In the postnatal ward, we participated in review of the wellbeing of the newborn babies who were always kept at the hospital for up to a maximum of 4 days. During this period, all those who developed any complications like hemolytic disease of the newborn and neonatal sepsis, were isolated and taken to general nursery or special care unit for the necessary care to be given.
Continuing Medical Education (CME) Sessions
The Mater hospital holds continuous medical education sessions for its clinical staff, aimed at updating the clinical staff members about the latest advances in management and care of patients with certain disease conditions.
During my electives period at Mater hospital, I attended CMEs about management of Asthma, Ateriovenous malformations and Cholera. During these sessions I learnt in detail about the etiology, epidemiology, pathophysiology and management options of the above conditions
Nairobi city and Culture
Learning on job has never been among my hobbies but as it’s said “a drowning man even holds on a straw to survive”, I was made to reproduce the spoonful Kiswahili that I had learnt ages ago as I needed to get along with some “rafiki” and also navigate my way through the city. However, this in most times never worked and my thick accented English made in Uganda had to come and bail me out. But save for the fact that I did not know a lot of Kiswahili which is the national language in Kenya, the rest of the cultural experiences were just amazing and since most of the ward round and clinic activities ended by lunch time, we used to utilize most of our afternoons to explore the beauty of the city of Nairobi and trying out the local delicacies. Tours to the Uhuru Park, Central park, Kenyatta International Convention Centre and many more other places enabled us view Nairobi from a variety of angles.
Most notable are the Matatus and the matatu culture. Matatus is the commonest public means of transport within Nairobi and the design plus the music in the matatus made using them to move around Nairobi a thrilling experience.
Kenyatta University: Involvement in student activities and Interaction with student community
While at Kenyatta University, even when we did not get chance to rotate on the wards with other clinical students due to the ongoing strikes, we were able to get time to meet with them in other activities. Important to mention is the Medical camp at Huruma Children’s home, which was organized by Kenyatta University Pharmacy Students Association (KUPhSA), where I was able to meet with many Kenyatta University medical students plus students from University of Science Philadelphia who were also visiting students to the Kenyatta University School of Health Sciences. During the camp, I was paired with a pharmacy student at the consulting desk, an experience which gave me a new touch of the importance of involving pharmacists in the day to day patient care.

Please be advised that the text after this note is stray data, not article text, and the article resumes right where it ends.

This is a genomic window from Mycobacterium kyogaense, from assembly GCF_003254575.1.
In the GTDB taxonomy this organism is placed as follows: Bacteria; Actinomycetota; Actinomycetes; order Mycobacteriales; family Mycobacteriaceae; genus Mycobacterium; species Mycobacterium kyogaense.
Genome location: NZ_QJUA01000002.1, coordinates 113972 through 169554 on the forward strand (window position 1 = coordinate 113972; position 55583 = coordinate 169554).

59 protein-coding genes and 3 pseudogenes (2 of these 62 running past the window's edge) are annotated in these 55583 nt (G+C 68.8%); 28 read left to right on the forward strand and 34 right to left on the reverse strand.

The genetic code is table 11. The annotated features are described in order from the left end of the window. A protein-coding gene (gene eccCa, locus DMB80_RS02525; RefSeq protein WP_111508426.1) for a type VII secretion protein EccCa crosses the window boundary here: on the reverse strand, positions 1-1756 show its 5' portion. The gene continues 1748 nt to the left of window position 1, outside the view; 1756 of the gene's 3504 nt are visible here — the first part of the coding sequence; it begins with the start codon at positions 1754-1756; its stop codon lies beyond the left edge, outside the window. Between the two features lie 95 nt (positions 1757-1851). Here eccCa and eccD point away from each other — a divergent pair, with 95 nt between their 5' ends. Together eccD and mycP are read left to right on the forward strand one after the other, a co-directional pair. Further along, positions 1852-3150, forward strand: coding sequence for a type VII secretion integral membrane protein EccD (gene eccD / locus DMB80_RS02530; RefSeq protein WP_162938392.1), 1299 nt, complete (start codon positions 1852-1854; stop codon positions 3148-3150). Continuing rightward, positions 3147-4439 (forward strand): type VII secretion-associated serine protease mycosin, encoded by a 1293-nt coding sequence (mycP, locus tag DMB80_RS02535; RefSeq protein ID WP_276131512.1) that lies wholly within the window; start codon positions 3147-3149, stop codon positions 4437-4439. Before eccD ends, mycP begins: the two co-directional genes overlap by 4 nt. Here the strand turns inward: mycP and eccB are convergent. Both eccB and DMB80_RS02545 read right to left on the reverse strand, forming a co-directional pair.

As the medical discipline is known to be a monkey see monkey do business, for the knowledge we can read and acquire but skills have to be passed on through apprenticeship. With a very good mentor assigned to me as my supervisor, my rotation in Pediatrics and Child health at The Mater Hospital made the love for the discipline glow more and more. Being in Mater Hospital, a state of art hospital, I learnt a lot about comprehensive patient care and the practice of medicine in the concept of family care. I also got a deeper understanding of the importance of team practice in patient care. These two aspects of which I believe will enable me grow into a better healthcare provider. With the disease patterns slightly differing in Nairobi as compared to Kampala, I was able to experience child health in a new environment and learn of management of common childhood diseases in Kenya as compared to Uganda. This enabled widen my scope of thinking as a clinical student which is an important aspect in patient care. This coupled with the many differences in health policies made me better appreciate some of the concepts of global health.
The name may be called GEMx exchanges but personally I customized it as GAME CHANGER for the experience, knowledge and skills acquired. I can undoubtedly say it has been a cornerstone in my medical education and I believe it has already shaped my path as a future health worker. Talent may be everywhere but opportunity isn’t, thus I am committed to pass on information about GEMx exchanges to other students within and outside my university so as they may be able to gain the same experience or even better.